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About This Artwork
Coin Showing Julia Mamaea, A.D. 231–235
Diam. 1.9 cm; 3.07 g
OB: IVLIA MAMAEA AAVG
REV: VENVS VICTRIX
Gift of Martin A. Ryerson, 1922.4889
The purpose of the first portrait coins was to identify the ruler. The front side became a mirror of the sovereign’s self-image. The back was often used to communicate the ruler’s accomplishments or intentions. The profile portrait was used because it suited the very shallow depth and limited surface of the coin. The tiny images were carved by engravers into bronze dies, one for the front and another for the back. Whereas modern coinage is cast by pouring molten metal into molds, these coins were struck, one by one. PORTRAITS OF FASHION Clean-shaven Romans took up wearing beards that they first saw on Hadrian’s coinage (#16). Coins recorded the ever-changing hair-dos of the royal ladies in Rome and carried the new fashions to the far corners of the empire (#17–21).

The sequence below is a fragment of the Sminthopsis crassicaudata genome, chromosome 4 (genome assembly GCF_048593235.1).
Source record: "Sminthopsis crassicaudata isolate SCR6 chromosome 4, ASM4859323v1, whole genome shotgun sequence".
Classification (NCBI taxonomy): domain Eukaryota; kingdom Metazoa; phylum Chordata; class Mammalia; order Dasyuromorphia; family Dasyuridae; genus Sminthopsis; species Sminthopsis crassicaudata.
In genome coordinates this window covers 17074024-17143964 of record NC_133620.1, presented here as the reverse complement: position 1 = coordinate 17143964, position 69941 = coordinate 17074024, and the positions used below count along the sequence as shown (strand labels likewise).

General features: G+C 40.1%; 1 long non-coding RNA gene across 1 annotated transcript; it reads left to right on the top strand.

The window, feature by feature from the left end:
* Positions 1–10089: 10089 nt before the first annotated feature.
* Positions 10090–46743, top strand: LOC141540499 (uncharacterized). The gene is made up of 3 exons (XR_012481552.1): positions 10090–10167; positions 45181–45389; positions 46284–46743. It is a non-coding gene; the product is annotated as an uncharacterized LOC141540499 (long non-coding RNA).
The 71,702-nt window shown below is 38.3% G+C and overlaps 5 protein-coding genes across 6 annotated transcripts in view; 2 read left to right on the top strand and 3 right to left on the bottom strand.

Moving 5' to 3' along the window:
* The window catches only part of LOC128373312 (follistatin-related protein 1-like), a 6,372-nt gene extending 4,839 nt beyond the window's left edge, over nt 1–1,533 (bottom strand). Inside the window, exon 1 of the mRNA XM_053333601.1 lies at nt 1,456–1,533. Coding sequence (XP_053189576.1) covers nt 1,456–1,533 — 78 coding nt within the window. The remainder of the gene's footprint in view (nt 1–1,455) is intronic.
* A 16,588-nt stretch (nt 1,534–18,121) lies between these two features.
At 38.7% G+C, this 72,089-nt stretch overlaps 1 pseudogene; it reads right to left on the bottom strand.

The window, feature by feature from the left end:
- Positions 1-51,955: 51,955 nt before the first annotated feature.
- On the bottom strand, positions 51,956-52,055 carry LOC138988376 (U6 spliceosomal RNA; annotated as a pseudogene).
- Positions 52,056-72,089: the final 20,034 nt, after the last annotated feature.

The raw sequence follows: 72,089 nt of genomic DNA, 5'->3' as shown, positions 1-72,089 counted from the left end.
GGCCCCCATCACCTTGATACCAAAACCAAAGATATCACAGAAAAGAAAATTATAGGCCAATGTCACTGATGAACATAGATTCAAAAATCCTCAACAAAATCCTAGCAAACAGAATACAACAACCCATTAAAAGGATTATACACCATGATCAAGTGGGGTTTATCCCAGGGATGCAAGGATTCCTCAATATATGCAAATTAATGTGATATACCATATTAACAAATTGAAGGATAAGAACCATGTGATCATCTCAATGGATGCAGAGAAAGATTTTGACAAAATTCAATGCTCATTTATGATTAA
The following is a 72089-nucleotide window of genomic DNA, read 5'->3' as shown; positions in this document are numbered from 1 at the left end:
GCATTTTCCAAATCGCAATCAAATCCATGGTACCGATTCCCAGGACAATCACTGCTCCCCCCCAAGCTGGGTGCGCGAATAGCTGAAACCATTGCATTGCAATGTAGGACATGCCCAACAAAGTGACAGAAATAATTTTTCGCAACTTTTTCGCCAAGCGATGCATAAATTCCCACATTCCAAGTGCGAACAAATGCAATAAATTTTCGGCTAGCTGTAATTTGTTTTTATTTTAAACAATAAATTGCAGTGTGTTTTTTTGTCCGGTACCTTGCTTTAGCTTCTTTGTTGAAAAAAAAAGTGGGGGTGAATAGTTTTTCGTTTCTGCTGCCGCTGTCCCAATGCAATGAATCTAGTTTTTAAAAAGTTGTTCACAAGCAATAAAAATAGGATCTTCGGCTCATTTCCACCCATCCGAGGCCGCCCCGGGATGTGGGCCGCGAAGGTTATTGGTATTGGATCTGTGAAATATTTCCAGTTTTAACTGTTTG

"Ruling Families: Imperial Dynasties of the Early Roman Empire 31 B.C.- A.D. 235. Nov.
1997-Nov. 2001, Gallery 155 (Coin Case)
Alexander, Karen and Mary Greuel. 1990. Private Taste in Ancient Rome: Selections from Chicago Collections, n.pag.(n.57).
Alexander, Karen B. 2012. "From Plaster to Stone: Ancient Art at the Art Institute of Chicago." in Recasting the Past: Collecting and Presenting Antiquities at the Art Institute of Chicago, by Karen Manchester, p.29. Art Institute of Chicago/Yale University Press.